The areas at risk of CVD mortality in Cuiabá and Várzea Grande differed based on the socioeconomic factors of their residents and environmental factors. Barcellos and Sabroza [13] attribute the existence of diseases concentration areas primarily to local living conditions. This hypothesis assumes that the geographical space is associated with factors related to the development of diseases and its distribution among various social groups.

We found high-risk clusters for CVD mortality during periods with a higher temperature range (12 to 13°C), lower humidity (68 to 70%), and higher concentrations of PM2.5 (16 to 19 μg/m3). Climate variability influences human health directly or indirectly [17]. Local environmental conditions related to temperature, humidity, air pollutants, and land use can accentuate the weakness of the body in fighting diseases by increasing inflammation and creating favorable conditions for the development of a disease [21, 22].

Rapid temperature changes and low humidity are associated with disease exacerbation and CVD mortality [17, 23]. This can be explained by the physiological exhaustion caused by prolonged exposure to thermal stress over many consecutive days [24]. Cheng and Su [25] and Huang et al. [24] argue that there is a strong relationship between thermoregulation and the circulatory regulation of an individual. This means that, in environmental situations with normal or moderate changes, the human organism can adapt more easily; however, when abrupt and intense changes occur, there is an overload, which affects the individual’s resilience, eventually leading to illness and sometimes even death.

In the cities of Cuiabá and Várzea Grande, the effects of climatic events overlap with the intensification of fires. During the dry season (from June to November), several localities suffer from increased air pollution caused by wildfires and the burning of household waste in backyards and vacant lots [26]. Furthermore, the geographical location within a depression, combined with the lack of rain, reduced wind speed, and temperatures during this period make the region a target of recurrent episodes of heat exchange. In this process, a layer of cold air is retained in the region near the earth’s surface, reducing the local temperature and hindering the dispersion of pollutants. This results in the formation of a haze consisting of many pollutants (smog) from industrial emissions, cars, and wildfires [27].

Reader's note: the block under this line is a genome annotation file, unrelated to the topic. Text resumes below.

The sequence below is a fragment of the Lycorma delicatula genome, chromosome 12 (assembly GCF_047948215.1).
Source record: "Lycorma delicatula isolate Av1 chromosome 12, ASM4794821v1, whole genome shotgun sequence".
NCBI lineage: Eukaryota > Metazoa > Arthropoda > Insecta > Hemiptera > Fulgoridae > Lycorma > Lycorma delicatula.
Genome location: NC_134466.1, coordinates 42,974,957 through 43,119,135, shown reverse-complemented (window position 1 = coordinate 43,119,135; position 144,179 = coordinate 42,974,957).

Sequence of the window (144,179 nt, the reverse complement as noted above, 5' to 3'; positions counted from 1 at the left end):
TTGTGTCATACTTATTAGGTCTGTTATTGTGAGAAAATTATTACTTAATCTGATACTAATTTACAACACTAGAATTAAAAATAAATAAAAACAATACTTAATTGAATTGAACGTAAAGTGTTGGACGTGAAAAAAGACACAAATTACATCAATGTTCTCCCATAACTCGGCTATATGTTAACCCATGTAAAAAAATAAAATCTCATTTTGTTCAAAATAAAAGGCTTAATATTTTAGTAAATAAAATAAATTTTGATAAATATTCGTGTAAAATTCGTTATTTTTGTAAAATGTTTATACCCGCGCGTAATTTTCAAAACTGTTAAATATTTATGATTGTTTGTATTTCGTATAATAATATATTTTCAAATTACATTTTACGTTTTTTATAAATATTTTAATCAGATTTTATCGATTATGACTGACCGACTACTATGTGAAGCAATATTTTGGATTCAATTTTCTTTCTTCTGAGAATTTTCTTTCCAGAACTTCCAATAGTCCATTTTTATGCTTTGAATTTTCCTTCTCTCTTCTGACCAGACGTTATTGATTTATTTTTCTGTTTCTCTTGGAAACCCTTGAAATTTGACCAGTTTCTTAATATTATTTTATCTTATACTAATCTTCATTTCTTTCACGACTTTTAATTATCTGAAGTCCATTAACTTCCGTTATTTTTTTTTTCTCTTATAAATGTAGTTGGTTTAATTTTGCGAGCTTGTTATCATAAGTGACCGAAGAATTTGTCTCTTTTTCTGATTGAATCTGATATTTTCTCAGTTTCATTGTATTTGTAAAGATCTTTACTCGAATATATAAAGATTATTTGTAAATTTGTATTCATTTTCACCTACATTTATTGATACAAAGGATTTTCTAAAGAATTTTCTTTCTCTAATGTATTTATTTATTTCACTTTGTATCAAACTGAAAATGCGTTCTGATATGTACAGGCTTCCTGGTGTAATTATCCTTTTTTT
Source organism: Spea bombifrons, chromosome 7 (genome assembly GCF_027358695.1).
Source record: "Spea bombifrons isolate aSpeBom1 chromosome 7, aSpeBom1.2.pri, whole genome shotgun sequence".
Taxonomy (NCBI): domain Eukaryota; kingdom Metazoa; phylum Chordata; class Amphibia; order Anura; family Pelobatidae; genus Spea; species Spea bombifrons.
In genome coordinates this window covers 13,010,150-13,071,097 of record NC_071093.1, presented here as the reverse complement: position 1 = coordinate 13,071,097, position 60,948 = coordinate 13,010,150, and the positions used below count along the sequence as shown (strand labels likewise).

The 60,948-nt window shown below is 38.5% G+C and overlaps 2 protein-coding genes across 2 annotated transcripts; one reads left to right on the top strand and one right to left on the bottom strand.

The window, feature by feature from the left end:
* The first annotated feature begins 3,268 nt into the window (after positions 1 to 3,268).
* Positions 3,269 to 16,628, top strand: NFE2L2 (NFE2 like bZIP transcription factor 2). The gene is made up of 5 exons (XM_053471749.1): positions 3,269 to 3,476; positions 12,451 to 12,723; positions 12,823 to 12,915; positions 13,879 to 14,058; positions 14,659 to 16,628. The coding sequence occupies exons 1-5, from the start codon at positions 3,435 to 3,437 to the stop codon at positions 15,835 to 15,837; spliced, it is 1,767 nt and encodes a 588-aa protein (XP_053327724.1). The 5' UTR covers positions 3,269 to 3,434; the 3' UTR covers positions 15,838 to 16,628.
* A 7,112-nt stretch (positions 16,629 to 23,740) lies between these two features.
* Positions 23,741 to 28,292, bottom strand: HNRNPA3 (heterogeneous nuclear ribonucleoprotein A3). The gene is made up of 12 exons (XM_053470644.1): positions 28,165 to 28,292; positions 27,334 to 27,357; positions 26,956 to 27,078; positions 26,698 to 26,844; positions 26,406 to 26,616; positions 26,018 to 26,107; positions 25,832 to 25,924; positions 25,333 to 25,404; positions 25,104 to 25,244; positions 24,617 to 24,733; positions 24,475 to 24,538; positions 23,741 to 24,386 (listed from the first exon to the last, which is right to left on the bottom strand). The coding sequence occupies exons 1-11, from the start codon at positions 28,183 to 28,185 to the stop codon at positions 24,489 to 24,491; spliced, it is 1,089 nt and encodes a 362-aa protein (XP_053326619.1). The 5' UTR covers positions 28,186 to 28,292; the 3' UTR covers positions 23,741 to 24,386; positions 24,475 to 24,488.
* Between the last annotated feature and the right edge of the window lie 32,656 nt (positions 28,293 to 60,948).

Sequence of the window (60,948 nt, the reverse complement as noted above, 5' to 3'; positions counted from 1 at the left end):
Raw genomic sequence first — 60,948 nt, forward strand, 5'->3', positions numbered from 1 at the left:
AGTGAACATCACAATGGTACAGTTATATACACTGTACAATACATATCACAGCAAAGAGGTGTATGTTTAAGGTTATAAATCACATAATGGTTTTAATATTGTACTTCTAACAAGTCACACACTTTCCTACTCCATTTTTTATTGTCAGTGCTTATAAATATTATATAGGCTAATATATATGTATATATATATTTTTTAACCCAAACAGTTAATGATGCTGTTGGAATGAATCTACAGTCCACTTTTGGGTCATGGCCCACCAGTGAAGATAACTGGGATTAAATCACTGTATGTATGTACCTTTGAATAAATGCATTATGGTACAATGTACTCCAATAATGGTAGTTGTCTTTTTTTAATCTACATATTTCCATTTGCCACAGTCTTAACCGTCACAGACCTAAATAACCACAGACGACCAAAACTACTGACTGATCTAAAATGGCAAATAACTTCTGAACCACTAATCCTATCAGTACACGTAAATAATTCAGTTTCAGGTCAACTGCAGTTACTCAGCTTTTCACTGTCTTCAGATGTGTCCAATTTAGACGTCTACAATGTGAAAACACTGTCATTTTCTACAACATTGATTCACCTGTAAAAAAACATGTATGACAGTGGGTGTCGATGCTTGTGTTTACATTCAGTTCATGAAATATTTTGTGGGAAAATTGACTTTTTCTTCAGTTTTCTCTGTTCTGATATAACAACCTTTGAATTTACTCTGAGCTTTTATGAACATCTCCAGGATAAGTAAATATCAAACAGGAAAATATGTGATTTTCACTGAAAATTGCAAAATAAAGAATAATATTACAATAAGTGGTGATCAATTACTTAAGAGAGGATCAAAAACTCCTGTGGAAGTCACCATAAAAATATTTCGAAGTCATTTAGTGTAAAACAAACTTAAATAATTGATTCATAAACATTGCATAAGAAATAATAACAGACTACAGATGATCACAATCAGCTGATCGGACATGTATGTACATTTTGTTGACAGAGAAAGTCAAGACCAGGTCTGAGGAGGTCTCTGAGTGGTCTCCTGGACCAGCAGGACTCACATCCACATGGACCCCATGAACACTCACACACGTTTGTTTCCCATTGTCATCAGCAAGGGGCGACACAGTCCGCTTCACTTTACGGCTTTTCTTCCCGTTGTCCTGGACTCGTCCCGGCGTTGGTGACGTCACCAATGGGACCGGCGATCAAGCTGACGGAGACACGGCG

PM2.5 has high toxicity. Fine particles (smaller than 2.5 μm) can reach the deeper parts of the respiratory system and even cross the epithelial barrier, triggering an inflammatory response [28, 29]. Several studies have noted increased morbidity and mortality from CVD related to this pollutant. Evidence suggests that short-term PM2.5 exposure increases the risk of arterial thrombosis, including myocardial infarction and stroke, while chronic exposure increases the formation of atherosclerotic plaques, reducing life expectancy by a few years [30]. In Brazil, an ecological study in the Brazilian Amazon found an association between PM2.5, described as the percentage of hours of exposure to PM2.5 with a concentration of >25 mg/m3, and CVD mortality in the elderly (β adjusted = 0.05; ) [4].

Census tracts with higher income ratios had high-risk clusters for CVD mortality in our study. There are similar results in other cities of Brazil. Some authors, in Porto Alegre [31], in Pernambuco [32], and in Rio de Janeiro [3336], observed higher CVD mortality risks associated with socioeconomic inequalities and precarious sanitation services.

Income inequality generates a geographic concentration of poverty that is associated with many social disadvantages (e.g., low education level, low income, and precarious sanitation services) and increases the exposure of residents to various diseases [37, 38]. According to Fiscella and Tancredi [39], certain lifestyle-related behaviors (e.g., smoking cessation, diet improvement, and physical activity) are not very prevalent in low socioeconomic status; that is why the population can be more vulnerable to diseases. Silva and Ribeiro [40] add that the health risks related to extreme weather conditions also increase in these areas, both because of the houses built with materials and techniques that hinder thermal insulation and because of financial constraints that affect the ability of residents to obtain suitable devices for regulating unfavorable microclimate conditions (e.g., air conditioning, fans, and heaters).